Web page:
There are 13 main islands, 6 small islands and a number of atolls and rocks in the archipelago. All the islands are special in their own way and have different attractions. The landscape, the flora and the fauna, and even the climatic conditions change as you move from one island to another.
The headquarters of the Galapagos National Park Service is responsible for the conservation and management of the National Park (which accounts for about 97 percent of the total land area of Galapagos), It is located here, as is the Charles Darwin Research Station. The two sinkholes at Los Gemelos are a major attraction, along with the many lava tunnels created by hot lava. There is lush vegetation in the highlands and mangroves along the Black Turtle Cove. Tortoises and land iguanas are common, while sea turtles, sharks and rays can be spotted near the cove.
Puerto Ayora, on Santa Cruz Island, is the main settlement on the archipelago. A bustling harbour town with good tourist infrastructure, this is the hub of the islands’ tourism industry. A wonderful base from which to explore the islands, Puerto Ayora has a few luxury hotels, many small Galapagos Islands hotels, restaurants and shopping establishments. Most of the tour operators are based here and visitors who haven’t booked in advance can take their pick based on itineraries, services or prices offered.
Located near Puerto Ayora on Santa Cruz Island, the Charles Darwin Research Station is a tortoise breeding centre, where endangered Galapagos tortoise species are reared and reintroduced into the wild. It also contains a museum and a national park information centre.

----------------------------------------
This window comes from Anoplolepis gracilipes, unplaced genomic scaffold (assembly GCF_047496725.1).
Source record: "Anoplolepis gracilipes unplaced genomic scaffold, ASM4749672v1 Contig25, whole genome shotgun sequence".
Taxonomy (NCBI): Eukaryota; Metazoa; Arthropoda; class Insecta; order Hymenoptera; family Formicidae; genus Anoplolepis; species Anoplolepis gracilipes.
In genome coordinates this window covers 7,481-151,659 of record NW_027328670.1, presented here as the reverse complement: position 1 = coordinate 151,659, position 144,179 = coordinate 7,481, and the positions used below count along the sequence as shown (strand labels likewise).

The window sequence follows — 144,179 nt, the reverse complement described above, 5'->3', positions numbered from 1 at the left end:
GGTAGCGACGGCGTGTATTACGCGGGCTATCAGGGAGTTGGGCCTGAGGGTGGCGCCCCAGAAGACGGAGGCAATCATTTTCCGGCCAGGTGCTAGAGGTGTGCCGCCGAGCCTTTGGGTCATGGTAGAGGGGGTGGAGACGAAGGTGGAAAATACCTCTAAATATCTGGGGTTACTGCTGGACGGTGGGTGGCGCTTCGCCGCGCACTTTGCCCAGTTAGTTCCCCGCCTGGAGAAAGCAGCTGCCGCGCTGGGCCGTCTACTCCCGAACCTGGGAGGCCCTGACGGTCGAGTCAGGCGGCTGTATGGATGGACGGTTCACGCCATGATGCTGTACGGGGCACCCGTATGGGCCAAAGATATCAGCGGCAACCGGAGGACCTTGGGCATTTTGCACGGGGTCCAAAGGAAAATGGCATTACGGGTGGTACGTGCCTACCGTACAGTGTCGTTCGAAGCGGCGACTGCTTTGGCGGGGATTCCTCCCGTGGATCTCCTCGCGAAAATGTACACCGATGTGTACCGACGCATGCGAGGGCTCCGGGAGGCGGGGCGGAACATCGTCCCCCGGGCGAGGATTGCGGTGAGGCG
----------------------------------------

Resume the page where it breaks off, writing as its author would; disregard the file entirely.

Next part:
Animals found here include frigate birds with their characteristic red neck sacks, giant tortoises, red crabs, sea lions, blue- and red-footed boobies, lava gulls, marine iguanas and dolphins. A small historical museum, Centro de Interpretacion, is a major attraction. The main town is Puerto Baquerizo Moreno.
This is the largest and one of the most picturesque islands in the Galapagos and offer great views. Home to a variety of birds and tortoise species, the island also offers great hiking and mountain biking trails, as well as excellent scuba diving and snorkelling. Some of the volcanoes on the island are still active.
This is a great place to watch the famous flightless cormorants, the only ones in the world. Other wildlife includes marine iguanas, penguins, pelicans and sea lions. The youngest island in the Galapagos (around 1 million years of age), it is still active volcanically and last erupted in 1995.
The island offers wonderful snorkelling and birding. Wildlife includes fur seal, sea turtles, Darwin finches, Galapagos hawks and different species of herons.
North Seymour Island
Bird watchers will love this place located right next to Baltra (South Seymour). Large colonies of fabulous frigate birds (pictures of which you find on covers of every brochure on Galapagos) and blue-footed boobies nest here. The boobies fishing in flocks make great viewing. Sea lions and marine iguanas are also found on this small islet.
This beautiful island with red sand beaches is populated by sea lions and flamingos. It is a great place for snorkelling and swimming alongside penguins, iguanas and sea lions.
This island offers classic views of Galapagos. The view is particularly dramatic from the top of the extinct volcano. The landscape is barren, but the snorkelling is excellent. A wonderful place to watch Galapagos penguins and green turtles.